How can a small town like Farragut leverage itself to attract visitors who will spend time, and thus money, to help fill our tax coffers?
That’s one of the questions the town’s Tourism/Visitor Advisory Committee is charged with answering. The Board of Mayor and Aldermen appointed members to the committee in October.
Many people are confused by tourism. The word makes them think of tourists sporting broad-brimmed hats and sunscreen. But Farragut Tourism Coordinator Karen Tindal defines it as “marketing your own community.” That means thinking about what makes your town special and showcasing it.
Tindal was hired (part-time) eight months ago. As a long-time Farragut resident, she’s quick to say what makes the town special to her – safe places to run, a sense of community and convenient shopping and dining. She also knows that those qualities have potential to draw visitors.
Farragut events like the Independence Day Parade, Freaky Friday Fright Nite and Light the Park highlight our close-knit community. Our greenways and parks (think McFee Park splash pad and Mayor Bob Leonard Park athletic fields) attract visitors from counties that don’t have such resources. And exit 373 features an abundance of shops and restaurants (along with first-rate hotels) just off I-40/I-75. To learn how we’re currently promoting all of these things, see VisitFarragut.org.
But Tindal’s plans go beyond publicizing Farragut’s assets. She hopes to align the town’s tourism efforts with the state’s very successful program (TNVacation.com), which currently features Tennessee’s rich musical history. She also wants to collaborate with nearby communities to market combined resources.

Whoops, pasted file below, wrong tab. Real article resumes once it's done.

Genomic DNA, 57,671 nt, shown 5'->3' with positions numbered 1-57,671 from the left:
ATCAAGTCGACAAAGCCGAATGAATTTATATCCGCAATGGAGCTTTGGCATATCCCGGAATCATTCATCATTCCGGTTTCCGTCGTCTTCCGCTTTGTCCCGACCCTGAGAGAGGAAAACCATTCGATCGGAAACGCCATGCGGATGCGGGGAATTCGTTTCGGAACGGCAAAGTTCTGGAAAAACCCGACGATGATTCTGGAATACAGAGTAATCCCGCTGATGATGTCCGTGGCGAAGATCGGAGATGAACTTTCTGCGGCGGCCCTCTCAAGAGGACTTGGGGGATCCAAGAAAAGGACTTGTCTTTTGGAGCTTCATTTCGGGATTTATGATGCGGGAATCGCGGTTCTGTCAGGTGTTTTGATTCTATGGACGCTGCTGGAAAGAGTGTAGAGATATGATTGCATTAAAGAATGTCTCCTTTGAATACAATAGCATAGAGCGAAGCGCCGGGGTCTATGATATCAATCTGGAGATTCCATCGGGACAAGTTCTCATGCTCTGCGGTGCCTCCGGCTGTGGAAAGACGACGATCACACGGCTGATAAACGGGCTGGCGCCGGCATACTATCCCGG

“Farragut has so many good things going on that it’s easy to come up with ideas for how to promote it,” Tindal says. “And it’s not just about attracting visitors. We plan to highlight current offerings and put together new events for the benefit of residents, too.”
Tindal and I recently attended the 2018 Governor’s Conference on Hospitality and Tourism where we met tourism professionals from across the state. Some worked for municipalities; some worked for CVBs (Convention and Visitor Bureaus), which are not-for-profit organizations funded by local governments. During one session, I met Linda Brooks, who operates a bed and breakfast in Rugby, Tenn. She’s a savvy volunteer who promotes Morgan County, home of Historic Brushy Mountain State Penitentiary, which offers tours and End of the Line moonshine. Pure marketing genius.
Tourism programs are as diverse as our communities. Our efforts won’t look like anyone else’s because there’s no place quite like Farragut. We hope our new advisory committee will offer fresh insights into how the town can best market itself.
New committee members are Akshay Hira (Lodging), Angela Wolf Sanders (Dining), Julie Blalock (Retail), Ashley Lynch (Attraction), Vice Mayor Louise Povlin (BMA) and at-large members Allison Mengel, Michael Bellamy, Christine Gilbert and Wendy Robinson. We appreciate these volunteers, and all the qualified applicants for the committee, and look forward to working with them to encourage everyone to Visit Farragut.
Wendy Smith is coordinator of public relations and marketing for the Town of Farragut.